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Methacryloxyethyl phosphate-grafted expanded polytetrafluoroethylene membranes for biomedical applications

Authors

  • Edeline Wentrup-Byrne,

    Corresponding author
    1. Tissue BioRegeneration and Integration Program, Science Research Centre, Queensland University of Technology, 2 George Street, GPO Box 2434, Brisbane, Queensland 4001, Australia
    • Tissue BioRegeneration and Integration Program, Science Research Centre, Queensland University of Technology, 2 George Street, GPO Box 2434, Brisbane, Queensland 4001, Australia
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  • Lisbeth Grøndahl,

    1. School of Molecular and Microbial Sciences, University of Queensland, St Lucia, Queensland 4072, Australia
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  • Shuko Suzuki

    1. Tissue BioRegeneration and Integration Program, Science Research Centre, Queensland University of Technology, 2 George Street, GPO Box 2434, Brisbane, Queensland 4001, Australia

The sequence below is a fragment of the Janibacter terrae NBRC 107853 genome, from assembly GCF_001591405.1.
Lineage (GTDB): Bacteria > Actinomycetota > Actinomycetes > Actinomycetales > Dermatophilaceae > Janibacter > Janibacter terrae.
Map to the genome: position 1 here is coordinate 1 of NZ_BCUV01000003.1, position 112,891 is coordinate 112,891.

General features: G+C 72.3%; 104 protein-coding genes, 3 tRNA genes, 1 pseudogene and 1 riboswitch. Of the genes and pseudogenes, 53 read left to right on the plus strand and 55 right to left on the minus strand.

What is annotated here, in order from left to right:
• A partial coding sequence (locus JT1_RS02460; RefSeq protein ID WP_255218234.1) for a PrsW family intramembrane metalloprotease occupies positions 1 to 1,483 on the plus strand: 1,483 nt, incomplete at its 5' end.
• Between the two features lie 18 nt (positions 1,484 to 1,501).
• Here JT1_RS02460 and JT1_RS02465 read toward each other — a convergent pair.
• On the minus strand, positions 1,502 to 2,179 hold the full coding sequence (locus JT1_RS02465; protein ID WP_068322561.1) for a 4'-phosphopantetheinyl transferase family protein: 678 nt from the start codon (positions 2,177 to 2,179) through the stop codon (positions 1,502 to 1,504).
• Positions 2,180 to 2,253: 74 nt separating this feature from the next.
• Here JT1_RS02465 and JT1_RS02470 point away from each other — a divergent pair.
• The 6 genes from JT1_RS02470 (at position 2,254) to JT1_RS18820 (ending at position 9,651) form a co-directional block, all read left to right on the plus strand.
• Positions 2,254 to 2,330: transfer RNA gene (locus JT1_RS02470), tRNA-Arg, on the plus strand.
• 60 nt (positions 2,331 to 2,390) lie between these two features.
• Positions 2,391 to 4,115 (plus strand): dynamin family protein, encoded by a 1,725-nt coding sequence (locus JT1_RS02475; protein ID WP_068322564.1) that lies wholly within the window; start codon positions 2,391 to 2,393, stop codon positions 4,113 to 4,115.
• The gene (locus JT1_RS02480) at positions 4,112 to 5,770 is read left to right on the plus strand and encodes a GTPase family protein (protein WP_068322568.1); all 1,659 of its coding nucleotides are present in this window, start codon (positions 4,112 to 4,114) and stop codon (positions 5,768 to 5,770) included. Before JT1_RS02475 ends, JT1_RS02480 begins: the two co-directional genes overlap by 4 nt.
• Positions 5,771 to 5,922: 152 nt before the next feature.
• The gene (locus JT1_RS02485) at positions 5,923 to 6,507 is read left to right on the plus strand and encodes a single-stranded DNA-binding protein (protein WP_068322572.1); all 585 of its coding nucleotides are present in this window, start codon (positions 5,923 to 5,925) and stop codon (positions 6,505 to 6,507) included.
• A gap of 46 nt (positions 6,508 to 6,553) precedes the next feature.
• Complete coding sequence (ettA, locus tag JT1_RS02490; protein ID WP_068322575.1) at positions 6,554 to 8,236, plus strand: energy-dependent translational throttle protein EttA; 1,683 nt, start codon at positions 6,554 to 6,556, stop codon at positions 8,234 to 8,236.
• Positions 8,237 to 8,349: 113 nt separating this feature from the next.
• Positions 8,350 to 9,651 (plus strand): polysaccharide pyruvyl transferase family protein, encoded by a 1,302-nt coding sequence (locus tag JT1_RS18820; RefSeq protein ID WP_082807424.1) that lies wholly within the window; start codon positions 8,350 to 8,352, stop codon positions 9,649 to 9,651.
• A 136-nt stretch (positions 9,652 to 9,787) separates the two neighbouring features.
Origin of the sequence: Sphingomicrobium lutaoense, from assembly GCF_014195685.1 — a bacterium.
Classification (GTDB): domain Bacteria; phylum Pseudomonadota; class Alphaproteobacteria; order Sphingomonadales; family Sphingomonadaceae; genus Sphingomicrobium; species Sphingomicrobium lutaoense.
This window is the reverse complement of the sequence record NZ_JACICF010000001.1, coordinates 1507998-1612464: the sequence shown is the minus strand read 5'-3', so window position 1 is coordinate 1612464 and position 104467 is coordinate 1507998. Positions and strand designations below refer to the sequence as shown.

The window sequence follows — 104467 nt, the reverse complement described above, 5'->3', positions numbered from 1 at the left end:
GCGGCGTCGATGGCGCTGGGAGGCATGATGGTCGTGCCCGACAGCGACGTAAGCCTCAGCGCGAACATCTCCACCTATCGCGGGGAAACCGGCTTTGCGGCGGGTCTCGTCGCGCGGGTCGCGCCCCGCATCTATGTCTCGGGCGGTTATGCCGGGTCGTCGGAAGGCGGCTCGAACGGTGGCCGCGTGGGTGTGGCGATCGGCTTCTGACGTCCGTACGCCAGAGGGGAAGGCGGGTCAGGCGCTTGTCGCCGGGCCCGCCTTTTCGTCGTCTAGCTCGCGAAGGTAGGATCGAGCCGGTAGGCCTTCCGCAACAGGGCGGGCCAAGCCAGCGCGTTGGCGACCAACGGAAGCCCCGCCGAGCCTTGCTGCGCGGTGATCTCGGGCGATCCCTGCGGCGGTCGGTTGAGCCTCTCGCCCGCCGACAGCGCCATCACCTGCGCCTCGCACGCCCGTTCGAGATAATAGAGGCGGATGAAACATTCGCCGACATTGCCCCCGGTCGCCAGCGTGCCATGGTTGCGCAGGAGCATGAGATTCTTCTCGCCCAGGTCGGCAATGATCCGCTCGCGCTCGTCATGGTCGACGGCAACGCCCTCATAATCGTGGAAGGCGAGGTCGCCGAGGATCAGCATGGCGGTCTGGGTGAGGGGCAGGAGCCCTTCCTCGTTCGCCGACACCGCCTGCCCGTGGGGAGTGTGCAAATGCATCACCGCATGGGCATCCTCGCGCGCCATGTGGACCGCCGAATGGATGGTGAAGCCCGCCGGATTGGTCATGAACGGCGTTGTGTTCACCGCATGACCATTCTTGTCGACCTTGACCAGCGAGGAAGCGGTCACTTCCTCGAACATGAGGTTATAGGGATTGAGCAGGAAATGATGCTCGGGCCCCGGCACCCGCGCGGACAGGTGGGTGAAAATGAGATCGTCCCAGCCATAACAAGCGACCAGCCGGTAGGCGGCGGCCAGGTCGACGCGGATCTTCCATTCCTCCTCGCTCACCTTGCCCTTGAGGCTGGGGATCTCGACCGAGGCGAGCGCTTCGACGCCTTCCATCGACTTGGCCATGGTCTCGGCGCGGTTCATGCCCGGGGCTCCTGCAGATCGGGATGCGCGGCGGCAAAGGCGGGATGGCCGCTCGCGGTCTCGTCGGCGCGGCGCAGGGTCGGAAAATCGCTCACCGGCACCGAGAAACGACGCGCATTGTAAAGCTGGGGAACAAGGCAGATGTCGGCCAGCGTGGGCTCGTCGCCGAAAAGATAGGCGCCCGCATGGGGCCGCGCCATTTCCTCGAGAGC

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Abstract

Expanded polytetrafluoroethylene (ePTFE) membranes were modified by graft copolymerization with methacryloxyethyl phosphate (MOEP) in methanol and 2-butanone (methyl ethyl ketone (MEK)) at ambient temperature using gamma irradiation. The effect of dose rate (0.46 and 4.6 kGy h−1), monomer concentration (1–40 %) and solvent were studied and the modified membranes were characterized by weight increase, X-ray photoelectron spectroscopy (XPS), Fourier transform infrared spectroscopy (FTIR) and scanning electron microscopy (SEM). XPS was used to determine the % degree of surface coverage using the C[BOND]F (ePTFE membrane) and the C[BOND]C (MOEP graft copolymer) peaks. Grafting yield, as well as surface coverage, were found to increase with increasing monomer concentration and were significantly higher for samples grafted in MEK than in methanol solution. SEM images showed distinctly different surface morphologies for the membranes grafted in methanol (smooth) and MEK (globular), hence indicating phase separation of the homopolymer in MEK. We propose that in our system, the non-solvent properties of MEK for the homopolymer play a more important role than solvent chain transfer reactions in determining grafting outcomes. Copyright © 2005 Society of Chemical Industry

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